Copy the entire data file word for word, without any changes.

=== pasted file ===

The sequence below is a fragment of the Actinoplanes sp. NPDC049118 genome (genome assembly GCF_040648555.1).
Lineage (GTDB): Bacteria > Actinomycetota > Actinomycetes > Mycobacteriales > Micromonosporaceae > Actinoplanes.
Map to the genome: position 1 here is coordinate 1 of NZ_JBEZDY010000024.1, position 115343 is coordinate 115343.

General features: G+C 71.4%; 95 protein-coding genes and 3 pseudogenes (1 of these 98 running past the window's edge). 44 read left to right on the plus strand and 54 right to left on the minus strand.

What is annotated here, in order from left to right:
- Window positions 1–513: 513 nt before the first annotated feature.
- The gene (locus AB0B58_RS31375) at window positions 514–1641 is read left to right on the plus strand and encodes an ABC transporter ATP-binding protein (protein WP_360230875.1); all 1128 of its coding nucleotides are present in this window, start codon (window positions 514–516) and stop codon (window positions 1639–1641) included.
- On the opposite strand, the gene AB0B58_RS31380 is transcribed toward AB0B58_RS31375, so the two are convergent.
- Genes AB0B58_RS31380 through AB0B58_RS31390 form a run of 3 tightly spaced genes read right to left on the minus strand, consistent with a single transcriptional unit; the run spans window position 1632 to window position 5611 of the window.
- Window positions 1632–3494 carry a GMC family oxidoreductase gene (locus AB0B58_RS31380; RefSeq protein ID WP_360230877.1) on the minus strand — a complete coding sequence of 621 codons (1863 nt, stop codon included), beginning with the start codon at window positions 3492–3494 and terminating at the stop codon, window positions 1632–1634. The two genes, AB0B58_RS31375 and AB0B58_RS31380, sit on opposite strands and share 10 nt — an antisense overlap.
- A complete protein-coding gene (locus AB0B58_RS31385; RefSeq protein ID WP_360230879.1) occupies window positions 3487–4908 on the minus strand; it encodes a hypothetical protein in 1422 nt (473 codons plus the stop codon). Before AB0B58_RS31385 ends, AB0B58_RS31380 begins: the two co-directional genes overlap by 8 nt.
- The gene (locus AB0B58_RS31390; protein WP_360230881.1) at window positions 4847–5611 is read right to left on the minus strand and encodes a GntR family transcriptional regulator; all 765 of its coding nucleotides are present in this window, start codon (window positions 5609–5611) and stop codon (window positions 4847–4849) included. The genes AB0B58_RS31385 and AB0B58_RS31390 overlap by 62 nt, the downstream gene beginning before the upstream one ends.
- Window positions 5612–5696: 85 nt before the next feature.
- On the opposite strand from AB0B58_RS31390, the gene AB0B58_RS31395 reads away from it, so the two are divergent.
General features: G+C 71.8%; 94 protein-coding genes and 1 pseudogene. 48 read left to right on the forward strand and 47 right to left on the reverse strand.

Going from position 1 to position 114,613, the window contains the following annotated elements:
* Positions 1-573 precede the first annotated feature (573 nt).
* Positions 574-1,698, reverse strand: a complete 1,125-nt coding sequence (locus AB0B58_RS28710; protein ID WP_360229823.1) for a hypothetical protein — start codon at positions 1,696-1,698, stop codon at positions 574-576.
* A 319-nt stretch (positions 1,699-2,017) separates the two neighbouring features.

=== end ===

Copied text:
The sequence below is a fragment of the Actinoplanes sp. NPDC049118 genome (genome assembly GCF_040648555.1).
Lineage (GTDB): Bacteria > Actinomycetota > Actinomycetes > Mycobacteriales > Micromonosporaceae > Actinoplanes.
Map to the genome: position 1 here is coordinate 1 of NZ_JBEZDY010000024.1, position 115343 is coordinate 115343.

General features: G+C 71.4%; 95 protein-coding genes and 3 pseudogenes (1 of these 98 running past the window's edge). 44 read left to right on the plus strand and 54 right to left on the minus strand.

What is annotated here, in order from left to right:
- Window positions 1–513: 513 nt before the first annotated feature.
- The gene (locus AB0B58_RS31375) at window positions 514–1641 is read left to right on the plus strand and encodes an ABC transporter ATP-binding protein (protein WP_360230875.1); all 1128 of its coding nucleotides are present in this window, start codon (window positions 514–516) and stop codon (window positions 1639–1641) included.
- On the opposite strand, the gene AB0B58_RS31380 is transcribed toward AB0B58_RS31375, so the two are convergent.
- Genes AB0B58_RS31380 through AB0B58_RS31390 form a run of 3 tightly spaced genes read right to left on the minus strand, consistent with a single transcriptional unit; the run spans window position 1632 to window position 5611 of the window.
- Window positions 1632–3494 carry a GMC family oxidoreductase gene (locus AB0B58_RS31380; RefSeq protein ID WP_360230877.1) on the minus strand — a complete coding sequence of 621 codons (1863 nt, stop codon included), beginning with the start codon at window positions 3492–3494 and terminating at the stop codon, window positions 1632–1634. The two genes, AB0B58_RS31375 and AB0B58_RS31380, sit on opposite strands and share 10 nt — an antisense overlap.
- A complete protein-coding gene (locus AB0B58_RS31385; RefSeq protein ID WP_360230879.1) occupies window positions 3487–4908 on the minus strand; it encodes a hypothetical protein in 1422 nt (473 codons plus the stop codon). Before AB0B58_RS31385 ends, AB0B58_RS31380 begins: the two co-directional genes overlap by 8 nt.
- The gene (locus AB0B58_RS31390; protein WP_360230881.1) at window positions 4847–5611 is read right to left on the minus strand and encodes a GntR family transcriptional regulator; all 765 of its coding nucleotides are present in this window, start codon (window positions 5609–5611) and stop codon (window positions 4847–4849) included. The genes AB0B58_RS31385 and AB0B58_RS31390 overlap by 62 nt, the downstream gene beginning before the upstream one ends.
- Window positions 5612–5696: 85 nt before the next feature.
- On the opposite strand from AB0B58_RS31390, the gene AB0B58_RS31395 reads away from it, so the two are divergent.
General features: G+C 71.8%; 94 protein-coding genes and 1 pseudogene. 48 read left to right on the forward strand and 47 right to left on the reverse strand.

Going from position 1 to position 114,613, the window contains the following annotated elements:
* Positions 1-573 precede the first annotated feature (573 nt).
* Positions 574-1,698, reverse strand: a complete 1,125-nt coding sequence (locus AB0B58_RS28710; protein ID WP_360229823.1) for a hypothetical protein — start codon at positions 1,696-1,698, stop codon at positions 574-576.
* A 319-nt stretch (positions 1,699-2,017) separates the two neighbouring features.